Samizdat pops up @ P@P. Perestroika at Pravda has launched samizdat, its own pop-up event on Tuesday nights named for the 50s-era underground soviet writers' rebellion. samizdat features a special list of themed cocktails written by Nick Detrich (who co-owns the venture with The cure collective). Look for samizdat to continue, perhaps under a different name, when P@P transitions to a rum house, sometime late spring.
Salú's new happy hour. In sync with the arrival of Executive chef Dustin Brien, this Magazine street wine bar has added food (mussels and frites, $10) to their happy hour (4-7 p.m. Monday-Friday), which also features select cocktails for $5, and $3 glasses of imported beer.
Aperitivo Hour at Serendipity. Fridays are Murf's Julia and Joseph at sainte Marie Brasserie busier at this Mid-city collaboration between chef chris DeBarr and Ed Diaz, who have launched "picnic" lunches and, later in the day, an "Aperitivo Hour" (4-6 p.m.), highlighting sparkling wines and italian aperitif spirits and cocktails. savor them with bar snacks and cheese plates, or linger until dinner; either way, you'll want to sit at the custom bar, which is loaded with local talent.
Porqué no? There's every reason to go to Why Not?, the seasonal pop-up restaurant operating in the Hotel Modern until the new (as of press time, under wraps) restaurant opens. On the bar side, Kimberly Patton-Bragg guides the transition with a whiskey-focused cocktail program using local, seasonal ingredients. Alchemy Lounge's steve Yamada has also joined the team, crafting his signature bottled cocktails.
Café Rani, revamped. Bartender Geoffrey Wilson and chef Jonathan Lestingi (along with owner Justus Jagger and Michelle MacMahon) are retooling the courtyard-fronted restaurant at 2917 Magazine street, formerly Café Rani.
The new concept, La Fin du Monde, will include dual menus - a daily extended brunch, followed by dinner, with an exciting cocktail program to match. Breakfast drinks include Geoffrey's own Breakfast cocktail fl ip, featuring rye whiskey, premium maple syrup, a whole egg and bitters; at dinner time, try his margarita variation that swaps triple sec for yellow chartreuse.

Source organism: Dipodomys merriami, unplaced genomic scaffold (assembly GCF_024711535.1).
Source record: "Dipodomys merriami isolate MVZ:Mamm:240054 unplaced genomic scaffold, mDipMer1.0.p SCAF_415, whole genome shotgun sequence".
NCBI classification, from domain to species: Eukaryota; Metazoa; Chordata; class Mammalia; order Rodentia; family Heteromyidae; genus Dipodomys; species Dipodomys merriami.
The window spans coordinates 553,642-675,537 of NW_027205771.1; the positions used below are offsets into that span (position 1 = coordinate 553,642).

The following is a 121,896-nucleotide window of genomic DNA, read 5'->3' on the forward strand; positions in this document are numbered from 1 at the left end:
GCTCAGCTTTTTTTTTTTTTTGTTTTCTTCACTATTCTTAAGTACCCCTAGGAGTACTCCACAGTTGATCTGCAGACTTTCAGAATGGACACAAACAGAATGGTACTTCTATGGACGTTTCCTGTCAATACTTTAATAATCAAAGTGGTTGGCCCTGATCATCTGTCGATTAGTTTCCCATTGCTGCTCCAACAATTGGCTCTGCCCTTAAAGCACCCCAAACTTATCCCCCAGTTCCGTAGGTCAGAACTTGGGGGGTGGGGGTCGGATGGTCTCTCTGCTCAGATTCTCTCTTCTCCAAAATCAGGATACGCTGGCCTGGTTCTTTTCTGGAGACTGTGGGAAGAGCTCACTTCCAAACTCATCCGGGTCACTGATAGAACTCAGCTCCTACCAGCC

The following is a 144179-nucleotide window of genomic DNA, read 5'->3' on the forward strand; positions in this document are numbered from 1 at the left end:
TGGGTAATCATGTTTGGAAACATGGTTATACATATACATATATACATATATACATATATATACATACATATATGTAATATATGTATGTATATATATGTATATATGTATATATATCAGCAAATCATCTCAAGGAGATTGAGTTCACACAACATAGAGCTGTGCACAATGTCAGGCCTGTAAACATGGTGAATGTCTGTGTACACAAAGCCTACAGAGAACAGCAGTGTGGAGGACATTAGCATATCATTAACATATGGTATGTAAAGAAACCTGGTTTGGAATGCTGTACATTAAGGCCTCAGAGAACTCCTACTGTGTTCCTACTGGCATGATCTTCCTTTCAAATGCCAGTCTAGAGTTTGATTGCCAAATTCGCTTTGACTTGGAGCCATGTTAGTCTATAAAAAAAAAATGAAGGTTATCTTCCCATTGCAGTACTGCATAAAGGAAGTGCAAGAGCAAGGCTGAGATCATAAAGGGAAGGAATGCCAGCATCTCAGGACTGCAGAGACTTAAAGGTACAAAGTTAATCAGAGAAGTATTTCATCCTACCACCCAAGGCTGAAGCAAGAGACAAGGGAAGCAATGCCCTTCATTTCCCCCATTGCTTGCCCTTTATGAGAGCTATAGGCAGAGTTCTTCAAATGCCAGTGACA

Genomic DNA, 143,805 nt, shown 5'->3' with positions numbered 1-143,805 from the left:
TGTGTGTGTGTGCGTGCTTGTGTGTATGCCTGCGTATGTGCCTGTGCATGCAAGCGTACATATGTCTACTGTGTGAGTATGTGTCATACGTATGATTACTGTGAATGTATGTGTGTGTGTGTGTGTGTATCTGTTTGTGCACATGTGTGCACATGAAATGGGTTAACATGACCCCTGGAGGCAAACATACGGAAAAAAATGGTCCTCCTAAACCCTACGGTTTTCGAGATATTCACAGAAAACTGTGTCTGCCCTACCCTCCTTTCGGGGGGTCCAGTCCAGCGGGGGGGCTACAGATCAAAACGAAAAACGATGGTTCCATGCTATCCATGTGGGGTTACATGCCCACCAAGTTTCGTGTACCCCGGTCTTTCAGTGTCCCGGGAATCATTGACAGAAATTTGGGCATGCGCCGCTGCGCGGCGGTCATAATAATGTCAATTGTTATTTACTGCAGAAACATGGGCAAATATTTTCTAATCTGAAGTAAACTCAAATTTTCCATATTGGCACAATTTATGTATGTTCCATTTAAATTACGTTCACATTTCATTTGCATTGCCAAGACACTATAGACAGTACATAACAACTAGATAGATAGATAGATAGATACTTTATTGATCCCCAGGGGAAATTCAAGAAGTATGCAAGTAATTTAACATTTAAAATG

Elegant, well-made classics will be on hand as well, and watch for them to build out the bar and deepen the culinary cocktail program in the near future.
Tapas Bar. small plates of global street food meet craft cocktails at Booty's in the Bywater, helmed by chef Greg Fonseca. Jeremy Thompson manages the bar, which mingles world spirits and fl avors (especially smart is the Boom Boom's scotch and orgeat pairing). co-owners Nick Vivion and Kevin Farrell renovated the historic site, which opened in December.
Murf at Sainte Marie Brasserie. Formerly at sylvain, Murf Reeves is now managing partner at the stylish sainte Marie. He and restaurateur Robert LeBlanc have reset the cuisine as New Orleans brasserie; that is, French-based with creole and Vietnamese infl uences that come directly from their co-executive chefs. The plates are refi ned, fresh and comforting.
Murf has written a new cocktail list, too, a monthly rotation of beautifully complex and muscular cocktails. Even if it's off the menu, consider asking for the Yuletide scotch and allspice dram (written by sainte Marie manager Natalie secco); the bar also stocks local absinthe Toulouse Red, and a slew of smashing beers.
For this month's cocktail, i'm singling out Murf's Julia and Joseph, built on two young whiskies: Koval's shy millet, with its subtle peachy-ginger notes, and High West's playful, white unaged rye. Added to the mix is cinnamon, which smooths out the palate, and a fl oat of orange liqueur, which softens a long, spicy fi nish. i t's a great union of two top-notch spirits, and a nod to the local streets referenced on the hand-drawn map in the sainte Marie dining room.